Local resident, Dorothy Elder, said: ”I’ve been involved with Greyhope Bay Project for approximately five years. I was born and brought up in Torry and I became involved with the project after my husband died. He was also brought up in Torry and was a Trawler Skipper and latterly a Supply Ship Captain. 

“The project has given me a purpose in life and a focus for my time. The Greyhope Bay Project is such an asset for Torry and the wider community of Aberdeen and beyond including visitors coming from all over the world’.’ 

Opening in April 2022, Greyhope Bay has had a hugely positive impact, becoming a key Torry community hub for events such as coffee mornings, litter picks and artist workshops. In its first year, the centre welcomed over 40,000 visitors; hosted 40 creative workshops with over total 2,000 attendees; hosted 20 community groups; and created jobs in order to manage and run the space. 

The centre has also raised £15,000 for community groups including local artists and schools and generated considerable social and economic value for Torry and wider city.

Greyhope Bay was commended in the public category at the Aberdeen Society of Architects Design Awards; has been nominated in the Regeneration Category at the Scottish Design Awards 2023; won to further transform the historic site for the local community’s benefit via the National Lottery’s People’s Projects; and was chosen as one of the best 10 destinations in the UK to visit by the Guardian Newspaper.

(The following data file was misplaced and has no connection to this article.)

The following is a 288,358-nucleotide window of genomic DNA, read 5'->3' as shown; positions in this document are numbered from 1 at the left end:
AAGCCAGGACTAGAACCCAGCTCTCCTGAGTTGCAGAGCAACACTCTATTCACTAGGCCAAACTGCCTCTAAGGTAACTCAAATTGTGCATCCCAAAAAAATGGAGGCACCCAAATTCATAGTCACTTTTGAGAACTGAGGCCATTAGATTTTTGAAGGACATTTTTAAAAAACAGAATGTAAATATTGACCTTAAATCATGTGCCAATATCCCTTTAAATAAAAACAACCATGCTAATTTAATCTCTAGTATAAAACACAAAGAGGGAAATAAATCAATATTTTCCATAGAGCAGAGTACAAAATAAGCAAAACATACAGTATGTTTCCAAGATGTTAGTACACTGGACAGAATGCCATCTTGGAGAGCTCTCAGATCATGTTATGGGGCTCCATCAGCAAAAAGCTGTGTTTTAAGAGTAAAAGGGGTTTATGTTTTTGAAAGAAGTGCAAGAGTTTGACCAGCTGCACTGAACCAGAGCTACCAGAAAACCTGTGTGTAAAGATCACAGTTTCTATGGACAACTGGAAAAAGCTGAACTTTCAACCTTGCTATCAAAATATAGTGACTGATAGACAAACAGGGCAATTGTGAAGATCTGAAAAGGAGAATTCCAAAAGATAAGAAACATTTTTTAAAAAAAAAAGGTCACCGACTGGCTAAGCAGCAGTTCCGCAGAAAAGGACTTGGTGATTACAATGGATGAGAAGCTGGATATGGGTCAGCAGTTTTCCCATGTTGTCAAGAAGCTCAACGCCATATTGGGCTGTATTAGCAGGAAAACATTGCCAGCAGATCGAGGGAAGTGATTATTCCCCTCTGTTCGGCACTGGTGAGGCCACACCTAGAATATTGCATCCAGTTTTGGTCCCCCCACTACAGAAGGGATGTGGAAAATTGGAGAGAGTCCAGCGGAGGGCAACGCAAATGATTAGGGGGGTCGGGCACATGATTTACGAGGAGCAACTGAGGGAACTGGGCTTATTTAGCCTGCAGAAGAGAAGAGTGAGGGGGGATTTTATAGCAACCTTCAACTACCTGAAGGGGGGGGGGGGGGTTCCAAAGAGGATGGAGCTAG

Anyone interested in getting involved in the future development of Greyhope Bay and the public consultation, can sign up to the Phase 2 newsletter to get monthly updates, including a report on the monthly Skipper meetings. 

Further consultation meetings are planned for next year with a second version of the designs being presented at the February at the monthly meeting. It’s hoped a full design co-created by the Greyhope Bay community, will be presented in April to co-incide with the 2ndanniversary of the opening of the Greyhope Bay Centre. 

To find out more visit, Greyhope Bay or on Facebook.